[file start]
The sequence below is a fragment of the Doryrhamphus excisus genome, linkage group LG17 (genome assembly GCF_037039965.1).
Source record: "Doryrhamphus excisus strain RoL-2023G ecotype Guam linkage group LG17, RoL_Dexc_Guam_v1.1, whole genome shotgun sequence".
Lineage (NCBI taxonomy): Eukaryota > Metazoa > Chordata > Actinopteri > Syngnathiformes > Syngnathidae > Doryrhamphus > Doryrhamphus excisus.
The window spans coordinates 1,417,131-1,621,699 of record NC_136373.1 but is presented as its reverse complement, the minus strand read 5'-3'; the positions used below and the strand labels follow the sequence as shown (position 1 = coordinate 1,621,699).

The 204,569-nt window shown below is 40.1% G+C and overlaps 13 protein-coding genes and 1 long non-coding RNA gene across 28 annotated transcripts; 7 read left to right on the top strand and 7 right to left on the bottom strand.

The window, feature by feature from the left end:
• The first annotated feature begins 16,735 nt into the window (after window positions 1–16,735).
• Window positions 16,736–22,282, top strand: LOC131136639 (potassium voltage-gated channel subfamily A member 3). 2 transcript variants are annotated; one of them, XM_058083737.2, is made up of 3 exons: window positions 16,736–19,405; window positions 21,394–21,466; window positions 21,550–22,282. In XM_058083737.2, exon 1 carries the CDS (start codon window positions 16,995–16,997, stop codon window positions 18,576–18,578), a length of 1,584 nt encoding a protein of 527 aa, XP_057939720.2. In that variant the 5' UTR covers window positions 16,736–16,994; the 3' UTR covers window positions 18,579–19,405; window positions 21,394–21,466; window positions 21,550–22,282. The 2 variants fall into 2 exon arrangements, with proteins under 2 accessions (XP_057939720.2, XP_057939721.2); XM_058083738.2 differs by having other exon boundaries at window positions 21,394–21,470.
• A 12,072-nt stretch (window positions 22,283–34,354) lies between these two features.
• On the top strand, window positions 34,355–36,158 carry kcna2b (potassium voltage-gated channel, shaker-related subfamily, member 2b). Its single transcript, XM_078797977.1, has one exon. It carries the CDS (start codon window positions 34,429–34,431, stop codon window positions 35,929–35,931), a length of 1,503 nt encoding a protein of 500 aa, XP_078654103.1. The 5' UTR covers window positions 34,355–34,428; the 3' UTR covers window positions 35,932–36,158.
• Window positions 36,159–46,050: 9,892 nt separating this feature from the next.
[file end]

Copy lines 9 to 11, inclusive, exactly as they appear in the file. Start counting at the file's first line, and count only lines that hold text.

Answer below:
• A 12,072-nt stretch (window positions 22,283–34,354) lies between these two features.
• On the top strand, window positions 34,355–36,158 carry kcna2b (potassium voltage-gated channel, shaker-related subfamily, member 2b). Its single transcript, XM_078797977.1, has one exon. It carries the CDS (start codon window positions 34,429–34,431, stop codon window positions 35,929–35,931), a length of 1,503 nt encoding a protein of 500 aa, XP_078654103.1. The 5' UTR covers window positions 34,355–34,428; the 3' UTR covers window positions 35,932–36,158.
• Window positions 36,159–46,050: 9,892 nt separating this feature from the next.